FAA investigating Red Bull plane swap attempt that ended in crash
The Federal Aviation Administration (FAA) will investigate a Red Bull plane swap attempt that ended in a crash on Sunday.
The FAA confirmed to The Hill on Monday that it will look into the failed stunt attempt that happened in Arizona, saying one of the two single-engine Cessna 182 aircraft used for the event crashed after spinning out of control mid-flight.
The two pilots on board the planes were able to evacuate and land safely.
“The FAA will investigate Sunday evening’s attempted Red Bull Plane Swap in Arizona. One of the two single-engine Cessna 182 aircraft used in the stunt crashed after it spun out of control. The pilot landed safely by parachute. The other pilot regained control of the second aircraft and landed safely,” the agency said in its statement to The Hill.
In a letter, the agency also said it has denied Red Bull’s request for an exemption from an FAA review in the case because it could not show the stunt was not a safety risk.
“Because the FAA cannot conclude that the operations for which relief is sought (i.e., an operation without a pilot in the airplane and at the controls) would not adversely affect safety, and because the petitioner can continue to perform this demonstration in compliance with FAA regulations by including an additional pilot for each airplane, there is no public interest in granting the exemption request,” the agency wrote in its letter.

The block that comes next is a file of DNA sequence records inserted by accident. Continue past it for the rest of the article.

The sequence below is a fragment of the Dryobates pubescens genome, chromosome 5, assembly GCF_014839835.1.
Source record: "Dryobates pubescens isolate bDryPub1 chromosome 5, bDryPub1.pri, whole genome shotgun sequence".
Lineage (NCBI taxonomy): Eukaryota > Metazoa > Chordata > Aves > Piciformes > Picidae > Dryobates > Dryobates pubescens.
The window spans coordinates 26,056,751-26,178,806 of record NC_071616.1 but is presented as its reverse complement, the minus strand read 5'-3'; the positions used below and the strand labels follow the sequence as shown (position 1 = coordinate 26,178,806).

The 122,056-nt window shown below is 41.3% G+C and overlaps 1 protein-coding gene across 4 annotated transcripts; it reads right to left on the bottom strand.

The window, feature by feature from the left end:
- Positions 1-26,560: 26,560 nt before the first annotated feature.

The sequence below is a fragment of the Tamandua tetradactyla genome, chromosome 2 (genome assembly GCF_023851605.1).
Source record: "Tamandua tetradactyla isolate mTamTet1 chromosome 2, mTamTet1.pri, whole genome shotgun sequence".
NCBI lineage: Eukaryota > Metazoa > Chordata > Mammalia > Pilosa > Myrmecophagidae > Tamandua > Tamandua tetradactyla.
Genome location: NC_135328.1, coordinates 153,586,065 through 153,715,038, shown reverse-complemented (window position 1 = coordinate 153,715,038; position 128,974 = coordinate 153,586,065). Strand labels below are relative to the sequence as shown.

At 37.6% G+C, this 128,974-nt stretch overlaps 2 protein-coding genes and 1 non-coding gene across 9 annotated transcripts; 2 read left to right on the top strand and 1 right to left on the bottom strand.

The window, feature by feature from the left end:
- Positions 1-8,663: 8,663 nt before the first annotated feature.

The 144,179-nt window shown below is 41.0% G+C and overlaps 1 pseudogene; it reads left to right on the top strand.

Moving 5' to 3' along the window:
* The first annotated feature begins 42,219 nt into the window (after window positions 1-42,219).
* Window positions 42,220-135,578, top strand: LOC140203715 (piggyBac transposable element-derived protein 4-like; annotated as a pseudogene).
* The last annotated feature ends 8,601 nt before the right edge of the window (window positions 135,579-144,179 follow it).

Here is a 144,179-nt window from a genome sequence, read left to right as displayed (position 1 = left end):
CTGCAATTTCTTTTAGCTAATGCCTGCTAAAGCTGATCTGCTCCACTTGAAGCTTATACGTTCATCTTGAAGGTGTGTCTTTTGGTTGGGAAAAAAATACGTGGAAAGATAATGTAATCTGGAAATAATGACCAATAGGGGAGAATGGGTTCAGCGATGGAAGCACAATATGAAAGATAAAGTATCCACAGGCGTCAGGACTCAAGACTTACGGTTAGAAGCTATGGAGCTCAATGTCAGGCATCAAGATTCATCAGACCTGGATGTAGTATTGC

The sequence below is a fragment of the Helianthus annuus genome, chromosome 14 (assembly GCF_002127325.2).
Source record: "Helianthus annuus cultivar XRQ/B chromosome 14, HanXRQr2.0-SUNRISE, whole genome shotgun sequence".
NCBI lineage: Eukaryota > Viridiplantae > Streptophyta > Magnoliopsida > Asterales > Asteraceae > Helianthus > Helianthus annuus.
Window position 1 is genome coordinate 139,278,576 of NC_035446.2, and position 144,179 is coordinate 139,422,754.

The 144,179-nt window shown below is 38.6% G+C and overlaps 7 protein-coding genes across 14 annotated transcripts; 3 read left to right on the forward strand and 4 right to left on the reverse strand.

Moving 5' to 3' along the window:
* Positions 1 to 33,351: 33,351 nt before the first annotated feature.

Red Bull pilots Luke Aikins and Andy Farrington, who both have FAA commercial pilot certificates and have conducted more than 20,000 skydives, attempted the stunt during an event called the “Plane Swap,” which was sponsored by the energy drink company and streamed on the streaming platform Hulu.
Aikins told USA Today in a statement that they conducted tests before the actual stunt, adding that his plane losing gravity midflight caused the eventual nosedive.
“I thought I left Andy a good plane. I’m trying to think of what else I could have done to make it better for him when I left,” Aikins said. “We do what we can to prepare for this stuff and we hope it never happens. This is the best outcome of a bummer situation, really.”
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